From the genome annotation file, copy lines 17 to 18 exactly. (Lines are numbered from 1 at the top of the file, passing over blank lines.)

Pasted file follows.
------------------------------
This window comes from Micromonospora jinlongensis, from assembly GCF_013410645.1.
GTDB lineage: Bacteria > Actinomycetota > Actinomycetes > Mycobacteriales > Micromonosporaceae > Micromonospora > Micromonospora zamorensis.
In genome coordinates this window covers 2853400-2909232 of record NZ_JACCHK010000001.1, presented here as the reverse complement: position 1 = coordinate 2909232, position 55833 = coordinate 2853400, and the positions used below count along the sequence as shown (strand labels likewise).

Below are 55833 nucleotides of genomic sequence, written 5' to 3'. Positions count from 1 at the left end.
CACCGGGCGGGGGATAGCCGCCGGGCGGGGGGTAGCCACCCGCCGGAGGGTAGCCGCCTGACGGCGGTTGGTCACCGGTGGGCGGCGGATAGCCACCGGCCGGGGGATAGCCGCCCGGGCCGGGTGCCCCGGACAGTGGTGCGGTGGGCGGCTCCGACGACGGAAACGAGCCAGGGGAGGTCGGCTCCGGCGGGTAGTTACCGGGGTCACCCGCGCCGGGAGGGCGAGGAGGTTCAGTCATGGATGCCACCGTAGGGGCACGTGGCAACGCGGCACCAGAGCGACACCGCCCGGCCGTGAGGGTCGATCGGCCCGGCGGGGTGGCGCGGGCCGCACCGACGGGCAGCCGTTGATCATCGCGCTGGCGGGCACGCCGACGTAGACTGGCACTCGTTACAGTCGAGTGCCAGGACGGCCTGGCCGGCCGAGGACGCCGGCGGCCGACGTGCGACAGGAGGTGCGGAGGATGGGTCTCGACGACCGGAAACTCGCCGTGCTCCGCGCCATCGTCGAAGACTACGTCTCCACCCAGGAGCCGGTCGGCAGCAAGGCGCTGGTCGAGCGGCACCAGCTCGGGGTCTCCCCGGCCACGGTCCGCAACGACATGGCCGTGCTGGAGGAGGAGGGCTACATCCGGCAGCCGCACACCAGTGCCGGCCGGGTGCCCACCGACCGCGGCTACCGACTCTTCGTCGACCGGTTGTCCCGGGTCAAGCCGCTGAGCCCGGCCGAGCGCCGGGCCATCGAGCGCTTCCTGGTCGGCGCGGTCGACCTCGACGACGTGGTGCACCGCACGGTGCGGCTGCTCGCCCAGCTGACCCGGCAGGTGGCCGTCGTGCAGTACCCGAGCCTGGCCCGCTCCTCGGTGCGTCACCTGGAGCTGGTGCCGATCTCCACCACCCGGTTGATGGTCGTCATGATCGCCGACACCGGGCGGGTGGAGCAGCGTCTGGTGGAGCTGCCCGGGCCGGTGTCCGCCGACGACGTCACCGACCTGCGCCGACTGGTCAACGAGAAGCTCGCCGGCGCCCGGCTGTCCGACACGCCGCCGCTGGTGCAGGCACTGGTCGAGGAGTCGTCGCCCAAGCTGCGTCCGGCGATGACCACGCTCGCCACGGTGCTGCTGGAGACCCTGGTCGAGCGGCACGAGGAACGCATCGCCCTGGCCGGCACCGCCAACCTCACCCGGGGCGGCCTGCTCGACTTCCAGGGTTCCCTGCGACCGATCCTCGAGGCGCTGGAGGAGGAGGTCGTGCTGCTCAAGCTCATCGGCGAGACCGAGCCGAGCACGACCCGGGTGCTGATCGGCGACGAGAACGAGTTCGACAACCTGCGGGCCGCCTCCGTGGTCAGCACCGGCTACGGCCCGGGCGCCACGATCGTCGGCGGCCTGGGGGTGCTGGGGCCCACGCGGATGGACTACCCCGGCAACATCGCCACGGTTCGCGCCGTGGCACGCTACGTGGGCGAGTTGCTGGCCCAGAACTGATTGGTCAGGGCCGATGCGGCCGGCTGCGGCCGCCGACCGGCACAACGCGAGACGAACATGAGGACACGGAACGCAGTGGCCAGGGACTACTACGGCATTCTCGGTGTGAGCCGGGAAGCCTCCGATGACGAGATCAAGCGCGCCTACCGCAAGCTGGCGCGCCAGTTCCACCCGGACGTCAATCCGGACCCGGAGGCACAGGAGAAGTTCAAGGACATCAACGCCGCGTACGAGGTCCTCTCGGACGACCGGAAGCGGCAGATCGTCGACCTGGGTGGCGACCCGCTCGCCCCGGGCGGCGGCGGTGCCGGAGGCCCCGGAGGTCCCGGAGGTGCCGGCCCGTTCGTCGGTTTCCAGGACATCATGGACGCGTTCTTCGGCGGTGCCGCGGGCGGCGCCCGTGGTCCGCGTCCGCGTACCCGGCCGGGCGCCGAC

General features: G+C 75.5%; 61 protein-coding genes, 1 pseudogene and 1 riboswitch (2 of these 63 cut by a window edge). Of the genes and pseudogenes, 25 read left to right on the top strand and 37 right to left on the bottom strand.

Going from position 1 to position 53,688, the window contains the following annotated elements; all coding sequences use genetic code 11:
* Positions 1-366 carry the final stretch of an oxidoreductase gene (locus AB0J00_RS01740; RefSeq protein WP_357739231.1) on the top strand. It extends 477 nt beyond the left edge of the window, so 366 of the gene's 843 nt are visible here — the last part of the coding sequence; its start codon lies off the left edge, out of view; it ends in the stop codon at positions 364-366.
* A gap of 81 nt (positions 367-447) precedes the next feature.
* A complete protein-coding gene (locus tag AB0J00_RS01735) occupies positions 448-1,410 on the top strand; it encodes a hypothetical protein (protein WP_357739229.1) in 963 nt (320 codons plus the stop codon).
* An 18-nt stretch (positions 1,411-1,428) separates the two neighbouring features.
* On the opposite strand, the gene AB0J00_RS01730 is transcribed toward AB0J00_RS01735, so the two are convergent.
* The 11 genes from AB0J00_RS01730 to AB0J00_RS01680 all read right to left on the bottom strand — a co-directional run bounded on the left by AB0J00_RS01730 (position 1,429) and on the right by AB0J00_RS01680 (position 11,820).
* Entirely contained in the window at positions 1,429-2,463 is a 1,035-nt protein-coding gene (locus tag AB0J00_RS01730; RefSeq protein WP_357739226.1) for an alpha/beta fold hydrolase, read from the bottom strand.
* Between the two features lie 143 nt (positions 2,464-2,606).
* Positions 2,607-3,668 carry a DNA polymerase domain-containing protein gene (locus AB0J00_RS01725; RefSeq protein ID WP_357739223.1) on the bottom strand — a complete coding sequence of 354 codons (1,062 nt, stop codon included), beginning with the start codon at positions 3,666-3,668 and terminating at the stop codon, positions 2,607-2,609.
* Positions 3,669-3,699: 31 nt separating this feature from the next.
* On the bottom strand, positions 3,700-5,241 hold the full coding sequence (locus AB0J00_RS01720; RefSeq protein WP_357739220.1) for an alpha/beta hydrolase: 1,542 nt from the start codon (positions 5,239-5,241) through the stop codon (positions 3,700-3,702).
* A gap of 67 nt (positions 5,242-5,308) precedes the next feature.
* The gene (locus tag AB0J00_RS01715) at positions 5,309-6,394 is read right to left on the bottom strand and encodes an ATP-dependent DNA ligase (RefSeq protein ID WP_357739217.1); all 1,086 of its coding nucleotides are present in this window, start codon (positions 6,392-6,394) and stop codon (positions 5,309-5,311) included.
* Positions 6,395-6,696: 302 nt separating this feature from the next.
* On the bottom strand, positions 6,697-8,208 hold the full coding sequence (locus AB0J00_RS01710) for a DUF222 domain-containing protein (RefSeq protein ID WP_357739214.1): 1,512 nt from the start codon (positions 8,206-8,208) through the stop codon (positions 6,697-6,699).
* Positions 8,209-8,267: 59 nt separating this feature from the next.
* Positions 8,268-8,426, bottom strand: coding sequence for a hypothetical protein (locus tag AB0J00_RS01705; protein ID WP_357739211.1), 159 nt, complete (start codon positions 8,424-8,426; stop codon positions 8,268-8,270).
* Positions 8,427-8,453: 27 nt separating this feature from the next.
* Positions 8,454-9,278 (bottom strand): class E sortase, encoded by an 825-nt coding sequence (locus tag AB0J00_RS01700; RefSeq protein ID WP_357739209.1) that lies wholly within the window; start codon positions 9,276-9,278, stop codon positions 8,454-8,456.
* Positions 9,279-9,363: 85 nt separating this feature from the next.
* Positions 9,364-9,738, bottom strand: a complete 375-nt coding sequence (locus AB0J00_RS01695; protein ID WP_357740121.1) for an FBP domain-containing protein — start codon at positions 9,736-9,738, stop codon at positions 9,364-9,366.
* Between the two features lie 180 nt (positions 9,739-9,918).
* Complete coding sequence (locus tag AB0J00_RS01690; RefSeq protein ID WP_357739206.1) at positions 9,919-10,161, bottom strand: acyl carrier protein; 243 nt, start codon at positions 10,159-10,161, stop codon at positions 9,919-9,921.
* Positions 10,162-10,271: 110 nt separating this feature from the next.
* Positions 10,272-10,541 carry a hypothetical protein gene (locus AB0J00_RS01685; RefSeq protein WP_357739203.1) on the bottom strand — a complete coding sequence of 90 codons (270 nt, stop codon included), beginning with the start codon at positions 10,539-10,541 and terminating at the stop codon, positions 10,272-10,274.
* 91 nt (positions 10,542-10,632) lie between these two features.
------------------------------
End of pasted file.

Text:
* Positions 3,669-3,699: 31 nt separating this feature from the next.
* On the bottom strand, positions 3,700-5,241 hold the full coding sequence (locus AB0J00_RS01720; RefSeq protein WP_357739220.1) for an alpha/beta hydrolase: 1,542 nt from the start codon (positions 5,239-5,241) through the stop codon (positions 3,700-3,702).